Education and debateShared ethical principles for everybody in health care: a working draft from the Tavistock GroupIntroductionA shared statement of ethical principles for those who shape and give health care
(Published 23 January 1999)
Cite this as: BMJ 1999;318:248
Shared ethical principles for everybody in health care: a working draft from the Tavistock Group
The expansion in healthcare delivery over the past 150 years has exacerbated many of the ethical tensions inherent in health care and has created new ones. To answer these problems, many groups of healthcare professionals have established separate codes of ethics for their own disciplines, but no shared code exists that might bring all stakeholders in health care into a more consistent moral framework. A multidisciplinary group therefore recently came together at Tavistock Square in London in an effort to prepare such a shared code.
Members of the Tavistock Group are listed at the end of this article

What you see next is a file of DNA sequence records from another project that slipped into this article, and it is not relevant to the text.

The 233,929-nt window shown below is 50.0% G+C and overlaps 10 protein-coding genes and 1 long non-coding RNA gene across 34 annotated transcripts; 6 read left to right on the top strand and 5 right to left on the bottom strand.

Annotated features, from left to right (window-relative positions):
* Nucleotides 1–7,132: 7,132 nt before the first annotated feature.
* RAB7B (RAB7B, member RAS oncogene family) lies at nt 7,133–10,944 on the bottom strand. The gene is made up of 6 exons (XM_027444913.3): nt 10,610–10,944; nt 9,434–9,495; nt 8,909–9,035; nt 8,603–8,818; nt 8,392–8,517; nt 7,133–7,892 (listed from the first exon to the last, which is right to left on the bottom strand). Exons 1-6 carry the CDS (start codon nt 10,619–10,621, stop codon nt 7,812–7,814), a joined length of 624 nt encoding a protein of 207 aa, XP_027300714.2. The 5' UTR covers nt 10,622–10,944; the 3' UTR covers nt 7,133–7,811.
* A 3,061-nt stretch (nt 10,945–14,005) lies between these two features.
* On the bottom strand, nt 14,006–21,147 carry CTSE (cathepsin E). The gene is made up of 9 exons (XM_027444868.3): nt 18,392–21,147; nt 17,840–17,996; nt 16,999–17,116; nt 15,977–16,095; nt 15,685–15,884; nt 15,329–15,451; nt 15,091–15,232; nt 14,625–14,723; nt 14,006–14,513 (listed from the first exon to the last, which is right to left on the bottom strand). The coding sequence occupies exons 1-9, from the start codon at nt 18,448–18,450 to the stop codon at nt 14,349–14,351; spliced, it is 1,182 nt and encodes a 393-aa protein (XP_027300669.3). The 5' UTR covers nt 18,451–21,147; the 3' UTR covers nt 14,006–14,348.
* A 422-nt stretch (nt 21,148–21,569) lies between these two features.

- Richard Smith, editora,
- Howard Hiatt, professor of medicineb,
- Donald Berwick, president (firstname.lastname@example.org)c
- bBrigham and Women's Hospital, 75 Francis Street, Boston, MA 02115, USA
- cInstitute for Healthcare Improvement, 135 Francis Street, Boston, MA 02215
- Correspondence to: Dr Berwick
The great medical sociologist Elliot Freidson defined a profession as “an occupational group that reserves to itself the authority to judge the quality of its own work.” He asserted that professions earn that right, in part, through their relationship of trust with the people they serve. Thus, a tight bond exists between the identity of professionals and the self regulatory rules through which they assure that they can be trusted. For professions, ethics and identity are inseparable.
For this reason, among others, professional codes of ethics have a long and distinguished history. New physicians take an oath of professional conduct whose origins are ancient, for example, and the American Medical Association, whose members face regulations and pressures from managed care, has framed a code of ethics for physicians in managed care settings. The American Hospital Association has created a committee on ethics to define ways for hospital executives to formulate codes of conduct. Nurses defend the core role of nursing in the care of the whole person through the American Nurses' Association's code for nurses with interpretive statements.
These separate, discipline based codes of ethics often mark the highest aspirations of the professions they guide and, as such, they deserve our respect. …